A new cosmetology school has opened in Spokane Valley.
Paul Mitchell the School – Spokane opened in November with a handful of students learning cutting and styling technique backed by the well-known industry name and product line made famous in the 1980s with hair sculpting lotion and awapuhi shampoo.
“I was surprised to find that the area of this size didn’t already have a Paul Mitchell school,” said local franchise co-owner and the school’s director, George Brunt. “It seemed like a perfect fit,” he said of the opportunity.
Brunt moved to the area a year ago from California to prepare for the opening of the school and to be near extended family. He decided to venture out from practicing law in favor of educating future hairdressers after seeing his parents’ success in opening six Paul Mitchell schools across the country.
“I had a notion in my head of what beauty schools were, and they weren’t anything like this,” he said.
Training here includes various aspects of the professional workplace not always taught in cosmetology schools, Blunt said, such as tracking chemical usage among clients and learning how to sell product to clients. Students also receive inspirational support from Paul Mitchell Schools co-founder Winn Claybaugh and John Paul Mitchell Systems co-founder and CEO John Paul Dejoria.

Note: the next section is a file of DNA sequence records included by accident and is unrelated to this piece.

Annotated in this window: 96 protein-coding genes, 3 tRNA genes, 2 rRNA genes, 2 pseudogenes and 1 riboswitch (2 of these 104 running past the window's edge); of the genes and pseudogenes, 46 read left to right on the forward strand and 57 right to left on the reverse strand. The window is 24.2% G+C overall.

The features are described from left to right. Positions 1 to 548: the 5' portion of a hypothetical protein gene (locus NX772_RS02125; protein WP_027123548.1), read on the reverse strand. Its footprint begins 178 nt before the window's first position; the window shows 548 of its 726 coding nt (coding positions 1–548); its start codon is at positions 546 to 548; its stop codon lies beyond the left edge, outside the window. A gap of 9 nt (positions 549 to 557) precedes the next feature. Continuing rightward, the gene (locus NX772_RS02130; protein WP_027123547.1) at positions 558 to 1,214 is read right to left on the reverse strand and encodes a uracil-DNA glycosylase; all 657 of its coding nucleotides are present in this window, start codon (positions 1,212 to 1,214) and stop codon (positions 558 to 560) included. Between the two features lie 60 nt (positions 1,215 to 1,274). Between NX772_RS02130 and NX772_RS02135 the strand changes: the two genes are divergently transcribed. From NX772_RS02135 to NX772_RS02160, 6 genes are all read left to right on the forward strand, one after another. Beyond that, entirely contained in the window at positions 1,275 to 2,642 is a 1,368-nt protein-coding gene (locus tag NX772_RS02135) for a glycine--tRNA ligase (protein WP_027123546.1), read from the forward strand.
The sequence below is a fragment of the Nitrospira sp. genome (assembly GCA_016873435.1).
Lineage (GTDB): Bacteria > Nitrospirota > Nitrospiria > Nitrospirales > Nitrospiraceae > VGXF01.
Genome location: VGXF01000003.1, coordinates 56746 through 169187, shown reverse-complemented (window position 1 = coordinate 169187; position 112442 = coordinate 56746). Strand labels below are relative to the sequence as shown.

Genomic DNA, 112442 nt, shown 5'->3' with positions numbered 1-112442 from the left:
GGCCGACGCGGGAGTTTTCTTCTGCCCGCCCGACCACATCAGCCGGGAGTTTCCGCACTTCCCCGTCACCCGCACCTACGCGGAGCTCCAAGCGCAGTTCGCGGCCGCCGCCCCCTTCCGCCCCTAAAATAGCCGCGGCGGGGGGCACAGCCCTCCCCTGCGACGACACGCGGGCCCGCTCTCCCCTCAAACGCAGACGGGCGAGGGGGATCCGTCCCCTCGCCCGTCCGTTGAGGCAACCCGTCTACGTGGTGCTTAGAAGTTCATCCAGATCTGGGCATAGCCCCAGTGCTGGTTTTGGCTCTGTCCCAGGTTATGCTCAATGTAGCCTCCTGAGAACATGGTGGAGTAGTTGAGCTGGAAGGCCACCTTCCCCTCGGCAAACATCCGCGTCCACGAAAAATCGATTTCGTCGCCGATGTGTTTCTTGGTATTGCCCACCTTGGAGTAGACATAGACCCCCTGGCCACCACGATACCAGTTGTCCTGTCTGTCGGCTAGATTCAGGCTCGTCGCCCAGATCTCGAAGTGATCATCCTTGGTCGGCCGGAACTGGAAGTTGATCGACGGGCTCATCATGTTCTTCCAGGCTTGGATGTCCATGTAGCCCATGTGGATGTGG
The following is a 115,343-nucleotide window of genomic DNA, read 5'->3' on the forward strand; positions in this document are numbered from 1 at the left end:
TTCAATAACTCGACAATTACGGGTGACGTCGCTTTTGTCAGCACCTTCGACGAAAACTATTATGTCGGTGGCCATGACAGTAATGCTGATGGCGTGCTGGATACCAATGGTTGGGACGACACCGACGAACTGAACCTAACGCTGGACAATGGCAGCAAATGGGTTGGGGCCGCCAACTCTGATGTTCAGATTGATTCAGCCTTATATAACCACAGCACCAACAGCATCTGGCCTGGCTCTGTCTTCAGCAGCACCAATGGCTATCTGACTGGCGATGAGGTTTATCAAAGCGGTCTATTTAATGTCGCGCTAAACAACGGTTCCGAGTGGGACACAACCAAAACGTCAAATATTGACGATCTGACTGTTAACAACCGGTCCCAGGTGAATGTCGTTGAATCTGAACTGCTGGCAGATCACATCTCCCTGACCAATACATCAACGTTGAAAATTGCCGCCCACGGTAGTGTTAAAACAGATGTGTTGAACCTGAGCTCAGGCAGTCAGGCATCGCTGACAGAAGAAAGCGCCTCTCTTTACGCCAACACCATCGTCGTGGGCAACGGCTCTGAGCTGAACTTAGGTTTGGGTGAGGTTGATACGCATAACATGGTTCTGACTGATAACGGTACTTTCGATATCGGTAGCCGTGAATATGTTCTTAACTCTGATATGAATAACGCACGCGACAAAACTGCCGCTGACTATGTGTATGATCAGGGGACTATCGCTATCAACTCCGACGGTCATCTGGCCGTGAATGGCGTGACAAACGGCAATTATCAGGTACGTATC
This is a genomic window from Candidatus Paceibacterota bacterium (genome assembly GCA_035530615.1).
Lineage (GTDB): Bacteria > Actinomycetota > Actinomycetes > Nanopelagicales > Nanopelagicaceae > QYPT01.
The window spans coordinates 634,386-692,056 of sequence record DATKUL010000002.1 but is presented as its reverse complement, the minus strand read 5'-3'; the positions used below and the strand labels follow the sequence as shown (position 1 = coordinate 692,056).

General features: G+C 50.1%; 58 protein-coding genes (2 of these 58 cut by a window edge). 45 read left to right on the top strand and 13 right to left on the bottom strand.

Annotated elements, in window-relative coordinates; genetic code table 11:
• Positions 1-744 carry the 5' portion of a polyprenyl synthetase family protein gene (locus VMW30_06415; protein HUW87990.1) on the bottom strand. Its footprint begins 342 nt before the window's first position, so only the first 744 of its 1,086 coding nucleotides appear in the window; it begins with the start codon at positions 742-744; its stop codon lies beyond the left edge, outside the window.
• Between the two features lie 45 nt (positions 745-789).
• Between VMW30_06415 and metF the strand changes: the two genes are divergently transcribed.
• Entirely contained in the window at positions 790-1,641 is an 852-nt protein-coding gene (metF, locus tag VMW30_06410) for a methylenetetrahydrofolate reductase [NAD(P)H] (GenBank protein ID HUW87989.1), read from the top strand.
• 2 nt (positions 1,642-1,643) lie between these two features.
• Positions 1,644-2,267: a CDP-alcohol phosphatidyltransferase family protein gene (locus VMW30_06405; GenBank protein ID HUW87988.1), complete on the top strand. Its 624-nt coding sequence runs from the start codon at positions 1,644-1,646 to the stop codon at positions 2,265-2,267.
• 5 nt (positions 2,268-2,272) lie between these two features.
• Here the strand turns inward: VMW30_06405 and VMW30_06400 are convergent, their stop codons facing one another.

Spokane’s school is one of 108 in the United States that have opened since 2000. Other co-owners with Blunt are Devri Ficklin of Las Vegas and Jodi Wonacott of Salt Lake City, both longtime employees within the Paul Mitchell company.
Spokane Valley’s school is in 12,000 square feet of a former K-Mart building near the intersection of Sprague Avenue and Sullivan Road. Instead of blue light specials, guests can now find themselves in a hip, industrial atmosphere for a cut and curl, among other salon services.
The school is designed to train 200 students at one time. There are three faculty members and class size is limited to 25 students. New classes begin every 60 days. Cost is $12,000 for education and supplies. And students are eligible for their cosmetology licenses after about a year of training.
Students are prepared to meet the public for services such as haircut, color and perms after their first six weeks of core training, Blunt said. The salon studio is not yet set up for nail care and facials, he noted.
The public is invited to stop in or make hair appointments Tuesday through Friday from 12:30 to 4:30 p.m. and Saturday from 9 a.m. to 4:30 p.m. Prices are available on the school’s Web site.